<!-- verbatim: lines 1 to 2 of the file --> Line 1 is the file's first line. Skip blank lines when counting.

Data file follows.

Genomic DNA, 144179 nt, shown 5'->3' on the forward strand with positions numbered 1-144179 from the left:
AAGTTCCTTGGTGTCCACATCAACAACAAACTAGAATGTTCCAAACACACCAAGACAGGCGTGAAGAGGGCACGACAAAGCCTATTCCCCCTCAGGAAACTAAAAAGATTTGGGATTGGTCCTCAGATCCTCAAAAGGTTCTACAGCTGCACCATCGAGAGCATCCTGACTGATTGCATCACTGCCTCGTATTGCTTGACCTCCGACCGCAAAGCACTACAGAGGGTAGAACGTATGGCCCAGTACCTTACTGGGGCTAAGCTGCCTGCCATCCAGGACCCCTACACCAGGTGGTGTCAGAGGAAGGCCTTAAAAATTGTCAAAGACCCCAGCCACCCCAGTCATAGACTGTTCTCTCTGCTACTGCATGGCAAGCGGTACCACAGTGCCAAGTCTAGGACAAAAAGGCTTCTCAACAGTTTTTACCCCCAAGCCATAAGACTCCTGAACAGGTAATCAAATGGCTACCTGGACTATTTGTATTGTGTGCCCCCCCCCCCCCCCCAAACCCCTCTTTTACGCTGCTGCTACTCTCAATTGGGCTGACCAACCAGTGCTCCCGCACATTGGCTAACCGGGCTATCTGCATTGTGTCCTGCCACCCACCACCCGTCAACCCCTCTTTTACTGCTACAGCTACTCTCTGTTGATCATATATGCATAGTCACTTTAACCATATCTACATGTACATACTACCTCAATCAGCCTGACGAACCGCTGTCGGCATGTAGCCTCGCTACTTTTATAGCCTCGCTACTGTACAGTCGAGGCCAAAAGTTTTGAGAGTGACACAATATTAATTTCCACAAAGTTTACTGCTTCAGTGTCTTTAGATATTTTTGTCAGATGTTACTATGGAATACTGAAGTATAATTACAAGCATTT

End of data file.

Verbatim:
Genomic DNA, 144179 nt, shown 5'->3' on the forward strand with positions numbered 1-144179 from the left:
AAGTTCCTTGGTGTCCACATCAACAACAAACTAGAATGTTCCAAACACACCAAGACAGGCGTGAAGAGGGCACGACAAAGCCTATTCCCCCTCAGGAAACTAAAAAGATTTGGGATTGGTCCTCAGATCCTCAAAAGGTTCTACAGCTGCACCATCGAGAGCATCCTGACTGATTGCATCACTGCCTCGTATTGCTTGACCTCCGACCGCAAAGCACTACAGAGGGTAGAACGTATGGCCCAGTACCTTACTGGGGCTAAGCTGCCTGCCATCCAGGACCCCTACACCAGGTGGTGTCAGAGGAAGGCCTTAAAAATTGTCAAAGACCCCAGCCACCCCAGTCATAGACTGTTCTCTCTGCTACTGCATGGCAAGCGGTACCACAGTGCCAAGTCTAGGACAAAAAGGCTTCTCAACAGTTTTTACCCCCAAGCCATAAGACTCCTGAACAGGTAATCAAATGGCTACCTGGACTATTTGTATTGTGTGCCCCCCCCCCCCCCCCAAACCCCTCTTTTACGCTGCTGCTACTCTCAATTGGGCTGACCAACCAGTGCTCCCGCACATTGGCTAACCGGGCTATCTGCATTGTGTCCTGCCACCCACCACCCGTCAACCCCTCTTTTACTGCTACAGCTACTCTCTGTTGATCATATATGCATAGTCACTTTAACCATATCTACATGTACATACTACCTCAATCAGCCTGACGAACCGCTGTCGGCATGTAGCCTCGCTACTTTTATAGCCTCGCTACTGTACAGTCGAGGCCAAAAGTTTTGAGAGTGACACAATATTAATTTCCACAAAGTTTACTGCTTCAGTGTCTTTAGATATTTTTGTCAGATGTTACTATGGAATACTGAAGTATAATTACAAGCATTT